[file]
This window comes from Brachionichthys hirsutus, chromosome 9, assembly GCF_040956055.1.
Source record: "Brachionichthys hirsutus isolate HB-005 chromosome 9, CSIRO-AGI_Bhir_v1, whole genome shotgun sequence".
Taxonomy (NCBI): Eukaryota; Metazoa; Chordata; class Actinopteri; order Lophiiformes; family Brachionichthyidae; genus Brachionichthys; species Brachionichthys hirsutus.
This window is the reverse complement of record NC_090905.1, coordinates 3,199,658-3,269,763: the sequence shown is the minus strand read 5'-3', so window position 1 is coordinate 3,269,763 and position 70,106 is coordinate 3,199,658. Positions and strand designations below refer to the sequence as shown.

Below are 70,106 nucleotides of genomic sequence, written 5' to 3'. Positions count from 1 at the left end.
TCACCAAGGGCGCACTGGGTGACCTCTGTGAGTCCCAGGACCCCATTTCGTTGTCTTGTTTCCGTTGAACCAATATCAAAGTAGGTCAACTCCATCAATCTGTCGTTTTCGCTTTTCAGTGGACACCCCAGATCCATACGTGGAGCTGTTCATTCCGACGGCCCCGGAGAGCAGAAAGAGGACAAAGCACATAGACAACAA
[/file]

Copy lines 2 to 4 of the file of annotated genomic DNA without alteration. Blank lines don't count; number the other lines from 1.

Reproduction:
Source record: "Brachionichthys hirsutus isolate HB-005 chromosome 9, CSIRO-AGI_Bhir_v1, whole genome shotgun sequence".
Taxonomy (NCBI): Eukaryota; Metazoa; Chordata; class Actinopteri; order Lophiiformes; family Brachionichthyidae; genus Brachionichthys; species Brachionichthys hirsutus.
This window is the reverse complement of record NC_090905.1, coordinates 3,199,658-3,269,763: the sequence shown is the minus strand read 5'-3', so window position 1 is coordinate 3,269,763 and position 70,106 is coordinate 3,199,658. Positions and strand designations below refer to the sequence as shown.